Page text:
The following is a Gaslight etext....
A message to you about copyright and permissions
Back to the Gaslight Stageland page
IT is nice and quiet and it talks prettily.
We have come across real infants now and then in the course of visits to married friends; they have been brought to us from outlying parts of the house and introduced to us for our edification; and we have found them gritty and sticky. Their boots have usually been muddy, and they have wiped them up against our new trousers. And their hair has suggested the idea that they have been standing on their heads in the dust-bin.
And they have talked to us--but not prettily, not at all--rather rude we should call it.
But the stage child is very different. It is clean and tidy. You can touch it anywhere and nothing comes off. Its face glows with soap and water. From the appearance of its hands it is evident that mud-pies and tar are joys unknown to it. As for its hair, there is something uncanny about its smoothness and respectability. Even its boot-laces are done up.
We have never seen anything like the stage child outside a theater excepting one--that was on the pavement in front of a tailor's shop in Tottenham Court Road. He stood on a bit of round wood, and it was fifteen and nine, his style.
We thought in our ignorance prior to this that there could not be anything in the world like the stage child, but you see we were mistaken.
The stage child is affectionate to its parents and its nurse, and is respectful in its demeanor toward those whom Providence has placed in authority over it; and so far it is certainly much to be preferred to the real article. It speaks of its male and female progenitors as "dear, dear papa" and "dear, dear mamma," and it refers to its nurse as "darling nursey." We are connected with a youthful child ourselves--a real one--a nephew. He alludes to his father (when his father is not present) as "the old man," and always calls the nurse "old nutcrackers." Why cannot they make real children who say "dear, dear mamma" and "dear, dear papa?"
The stage child is much superior to the live infant in every way. The stage child does not go rampaging about a house and screeching and yelling till nobody knows whether they are on their heads or their heels.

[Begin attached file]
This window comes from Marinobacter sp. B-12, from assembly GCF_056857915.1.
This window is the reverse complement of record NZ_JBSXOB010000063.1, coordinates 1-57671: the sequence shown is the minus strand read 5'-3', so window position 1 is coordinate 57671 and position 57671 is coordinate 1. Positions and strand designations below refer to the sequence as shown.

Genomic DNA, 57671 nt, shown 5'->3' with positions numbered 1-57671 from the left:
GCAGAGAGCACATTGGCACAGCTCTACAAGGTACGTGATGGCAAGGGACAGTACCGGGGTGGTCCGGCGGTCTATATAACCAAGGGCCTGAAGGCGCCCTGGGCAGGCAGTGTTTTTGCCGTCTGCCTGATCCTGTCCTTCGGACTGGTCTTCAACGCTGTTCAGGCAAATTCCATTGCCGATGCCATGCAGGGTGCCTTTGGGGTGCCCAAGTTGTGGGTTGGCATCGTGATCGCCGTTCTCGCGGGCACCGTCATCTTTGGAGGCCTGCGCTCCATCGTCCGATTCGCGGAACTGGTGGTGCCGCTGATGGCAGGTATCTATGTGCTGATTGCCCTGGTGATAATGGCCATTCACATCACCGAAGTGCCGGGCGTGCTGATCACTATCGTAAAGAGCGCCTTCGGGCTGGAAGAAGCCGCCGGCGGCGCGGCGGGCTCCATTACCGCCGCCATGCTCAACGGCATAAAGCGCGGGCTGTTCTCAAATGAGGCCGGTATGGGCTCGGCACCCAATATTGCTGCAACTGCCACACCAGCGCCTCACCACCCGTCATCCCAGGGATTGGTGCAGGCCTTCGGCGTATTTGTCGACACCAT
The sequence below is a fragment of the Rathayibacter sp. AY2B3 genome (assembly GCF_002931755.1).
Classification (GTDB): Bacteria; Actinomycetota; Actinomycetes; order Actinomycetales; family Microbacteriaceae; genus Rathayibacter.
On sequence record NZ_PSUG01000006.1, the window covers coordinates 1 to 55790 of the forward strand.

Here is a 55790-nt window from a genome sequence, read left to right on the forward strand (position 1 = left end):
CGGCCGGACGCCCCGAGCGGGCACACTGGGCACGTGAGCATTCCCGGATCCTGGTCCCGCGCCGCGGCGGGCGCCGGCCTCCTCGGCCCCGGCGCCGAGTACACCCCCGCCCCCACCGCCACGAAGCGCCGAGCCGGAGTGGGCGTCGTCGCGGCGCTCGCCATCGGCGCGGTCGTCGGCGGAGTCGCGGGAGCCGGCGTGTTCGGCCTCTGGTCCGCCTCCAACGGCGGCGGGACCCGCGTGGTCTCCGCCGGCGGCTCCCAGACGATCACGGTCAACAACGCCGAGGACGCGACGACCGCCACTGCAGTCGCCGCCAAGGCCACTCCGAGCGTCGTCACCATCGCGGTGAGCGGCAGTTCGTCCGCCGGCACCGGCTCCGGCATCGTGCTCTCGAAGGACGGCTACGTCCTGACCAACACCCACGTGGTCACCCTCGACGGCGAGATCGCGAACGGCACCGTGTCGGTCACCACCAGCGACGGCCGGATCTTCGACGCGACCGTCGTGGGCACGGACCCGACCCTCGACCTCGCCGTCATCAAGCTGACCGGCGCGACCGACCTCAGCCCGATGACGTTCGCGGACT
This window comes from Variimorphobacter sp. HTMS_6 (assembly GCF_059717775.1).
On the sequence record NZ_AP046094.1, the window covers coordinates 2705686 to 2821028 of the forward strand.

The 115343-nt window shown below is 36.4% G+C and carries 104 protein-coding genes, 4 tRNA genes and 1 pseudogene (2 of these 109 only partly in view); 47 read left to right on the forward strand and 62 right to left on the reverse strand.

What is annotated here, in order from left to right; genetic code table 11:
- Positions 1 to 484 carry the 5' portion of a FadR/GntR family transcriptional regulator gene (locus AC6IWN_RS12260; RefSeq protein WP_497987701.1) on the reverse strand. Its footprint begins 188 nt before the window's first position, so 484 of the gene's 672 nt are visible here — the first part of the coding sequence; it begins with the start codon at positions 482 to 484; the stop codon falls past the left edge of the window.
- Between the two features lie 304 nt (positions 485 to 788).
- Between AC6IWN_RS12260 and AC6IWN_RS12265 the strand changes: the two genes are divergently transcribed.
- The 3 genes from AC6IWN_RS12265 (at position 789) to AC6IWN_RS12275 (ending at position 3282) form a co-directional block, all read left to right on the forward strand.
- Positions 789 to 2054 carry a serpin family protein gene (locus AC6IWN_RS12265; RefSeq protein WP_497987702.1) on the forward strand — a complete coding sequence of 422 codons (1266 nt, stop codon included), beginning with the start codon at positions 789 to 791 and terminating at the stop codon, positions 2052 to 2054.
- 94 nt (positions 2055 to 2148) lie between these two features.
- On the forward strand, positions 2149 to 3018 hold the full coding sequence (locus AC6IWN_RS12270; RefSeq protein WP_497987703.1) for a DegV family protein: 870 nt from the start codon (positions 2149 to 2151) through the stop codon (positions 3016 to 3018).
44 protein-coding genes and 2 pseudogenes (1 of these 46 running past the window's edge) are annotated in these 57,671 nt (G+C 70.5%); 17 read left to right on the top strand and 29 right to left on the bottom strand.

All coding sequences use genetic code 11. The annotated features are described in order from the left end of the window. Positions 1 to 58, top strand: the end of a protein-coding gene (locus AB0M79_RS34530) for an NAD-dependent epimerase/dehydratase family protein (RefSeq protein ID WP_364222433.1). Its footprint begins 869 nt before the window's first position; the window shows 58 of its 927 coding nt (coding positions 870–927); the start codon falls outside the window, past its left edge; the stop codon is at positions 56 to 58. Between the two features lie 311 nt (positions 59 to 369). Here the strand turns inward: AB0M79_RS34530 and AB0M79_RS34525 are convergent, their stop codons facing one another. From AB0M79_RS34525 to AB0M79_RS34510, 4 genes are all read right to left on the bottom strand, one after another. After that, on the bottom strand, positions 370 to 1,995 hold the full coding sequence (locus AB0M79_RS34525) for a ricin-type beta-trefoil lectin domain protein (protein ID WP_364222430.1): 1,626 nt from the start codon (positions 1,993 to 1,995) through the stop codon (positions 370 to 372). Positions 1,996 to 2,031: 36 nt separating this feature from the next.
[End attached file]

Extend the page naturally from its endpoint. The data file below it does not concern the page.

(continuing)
A stage child does not get up at five o'clock in the morning to practice playing on a penny whistle. A stage child never wants a bicycle and drives you mad about it. A stage child does not ask twenty complicated questions a minute about things that you don't understand, and then wind up by asking why you don't seem to know anything, and why wouldn't anybody teach you anything when you were a little boy.
The stage child does not wear a hole in the seat of its knickerbockers and have to have a patch let in. The stage child comes downstairs on its feet.
The stage child never brings home six other children to play at horses in the front garden, and then wants to know if they can all come in to tea. The stage child never has the wooping-cough, and the measles, and every other disease that it can lay its hands on, and be laid up with them one after the other and turn the house upside down.
The stage child's department in the scheme of life is to harrow up its mother's feelings by ill-timed and uncalled-for questions about its father. It always wants to know, before a roomful of people, where "dear papa" is, and why he has left dear mamma; when, as all the guests know, the poor man is doing his two years' hard or waiting to be hanged. It makes everybody so uncomfortable.
It is always harrowing up somebody--the stage child; it really ought not to be left about as it is. When it has done upsetting its mother it fishes out some broken-hearted maid, who has just been cruelly severed forever from her lover, and asks her in a high falsetto voice why she doesn't get married, and prattles to her about love, and domestic bliss, and young men, and any other subject it can think of particularly calculated to lacerate the poor girl's heart until her brain nearly gives way.
After that it runs amuck up and down the whole play and makes everybody sit up all round. It asks eminently respectable old maids if they wouldn't like to have a baby; and it wants to know why bald-headed old men have left off wearing hair, and why other old gentlemen have red noses and if they were always that color.
In some plays it so happens that the less said about the origin and source of the stage child the better; and in such cases nothing will appear so important to that contrary brat as to know, in the middle of an evening-party, who its father was!
Everybody loves the stage child. They catch it up in their bosoms every other minute and weep over it. They take it in turns to do this.
Nobody--on the stage, we mean--ever has enough of the stage child. Nobody ever tells the stage child to "shut up" or to "get out of this." Nobody ever clumps the stage child over the head.
When the real child goes to the theater it must notice these things and wish it were a stage child.